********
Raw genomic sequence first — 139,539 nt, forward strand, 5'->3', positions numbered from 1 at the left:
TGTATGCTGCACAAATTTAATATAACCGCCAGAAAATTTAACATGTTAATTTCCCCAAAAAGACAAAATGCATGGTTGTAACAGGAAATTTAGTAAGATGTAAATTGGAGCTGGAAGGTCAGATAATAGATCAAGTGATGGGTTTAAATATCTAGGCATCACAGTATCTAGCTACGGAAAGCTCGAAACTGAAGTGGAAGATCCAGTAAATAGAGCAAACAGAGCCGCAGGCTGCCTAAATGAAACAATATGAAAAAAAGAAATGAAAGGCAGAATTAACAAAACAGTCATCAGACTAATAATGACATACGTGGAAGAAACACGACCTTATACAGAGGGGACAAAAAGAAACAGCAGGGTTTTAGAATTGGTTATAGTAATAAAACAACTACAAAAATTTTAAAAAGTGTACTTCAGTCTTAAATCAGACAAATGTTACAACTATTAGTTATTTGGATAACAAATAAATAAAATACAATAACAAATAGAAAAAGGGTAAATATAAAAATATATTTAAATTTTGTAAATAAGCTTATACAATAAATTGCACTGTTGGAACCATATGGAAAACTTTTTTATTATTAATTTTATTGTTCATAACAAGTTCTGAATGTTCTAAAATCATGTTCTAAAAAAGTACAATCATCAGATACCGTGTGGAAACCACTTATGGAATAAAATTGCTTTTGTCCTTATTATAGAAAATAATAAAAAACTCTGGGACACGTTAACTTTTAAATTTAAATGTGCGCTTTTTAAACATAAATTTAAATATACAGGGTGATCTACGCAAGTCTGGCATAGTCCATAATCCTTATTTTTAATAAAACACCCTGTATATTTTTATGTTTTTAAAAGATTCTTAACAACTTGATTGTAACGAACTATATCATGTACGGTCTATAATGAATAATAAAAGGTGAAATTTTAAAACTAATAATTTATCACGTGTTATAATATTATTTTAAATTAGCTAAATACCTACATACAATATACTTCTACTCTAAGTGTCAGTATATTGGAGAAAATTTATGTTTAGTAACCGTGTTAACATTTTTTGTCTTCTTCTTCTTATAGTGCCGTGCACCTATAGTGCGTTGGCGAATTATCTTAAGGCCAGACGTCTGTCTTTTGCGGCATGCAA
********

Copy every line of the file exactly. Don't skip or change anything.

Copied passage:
Raw genomic sequence first — 139,539 nt, forward strand, 5'->3', positions numbered from 1 at the left:
TGTATGCTGCACAAATTTAATATAACCGCCAGAAAATTTAACATGTTAATTTCCCCAAAAAGACAAAATGCATGGTTGTAACAGGAAATTTAGTAAGATGTAAATTGGAGCTGGAAGGTCAGATAATAGATCAAGTGATGGGTTTAAATATCTAGGCATCACAGTATCTAGCTACGGAAAGCTCGAAACTGAAGTGGAAGATCCAGTAAATAGAGCAAACAGAGCCGCAGGCTGCCTAAATGAAACAATATGAAAAAAAGAAATGAAAGGCAGAATTAACAAAACAGTCATCAGACTAATAATGACATACGTGGAAGAAACACGACCTTATACAGAGGGGACAAAAAGAAACAGCAGGGTTTTAGAATTGGTTATAGTAATAAAACAACTACAAAAATTTTAAAAAGTGTACTTCAGTCTTAAATCAGACAAATGTTACAACTATTAGTTATTTGGATAACAAATAAATAAAATACAATAACAAATAGAAAAAGGGTAAATATAAAAATATATTTAAATTTTGTAAATAAGCTTATACAATAAATTGCACTGTTGGAACCATATGGAAAACTTTTTTATTATTAATTTTATTGTTCATAACAAGTTCTGAATGTTCTAAAATCATGTTCTAAAAAAGTACAATCATCAGATACCGTGTGGAAACCACTTATGGAATAAAATTGCTTTTGTCCTTATTATAGAAAATAATAAAAAACTCTGGGACACGTTAACTTTTAAATTTAAATGTGCGCTTTTTAAACATAAATTTAAATATACAGGGTGATCTACGCAAGTCTGGCATAGTCCATAATCCTTATTTTTAATAAAACACCCTGTATATTTTTATGTTTTTAAAAGATTCTTAACAACTTGATTGTAACGAACTATATCATGTACGGTCTATAATGAATAATAAAAGGTGAAATTTTAAAACTAATAATTTATCACGTGTTATAATATTATTTTAAATTAGCTAAATACCTACATACAATATACTTCTACTCTAAGTGTCAGTATATTGGAGAAAATTTATGTTTAGTAACCGTGTTAACATTTTTTGTCTTCTTCTTCTTATAGTGCCGTGCACCTATAGTGCGTTGGCGAATTATCTTAAGGCCAGACGTCTGTCTTTTGCGGCATGCAA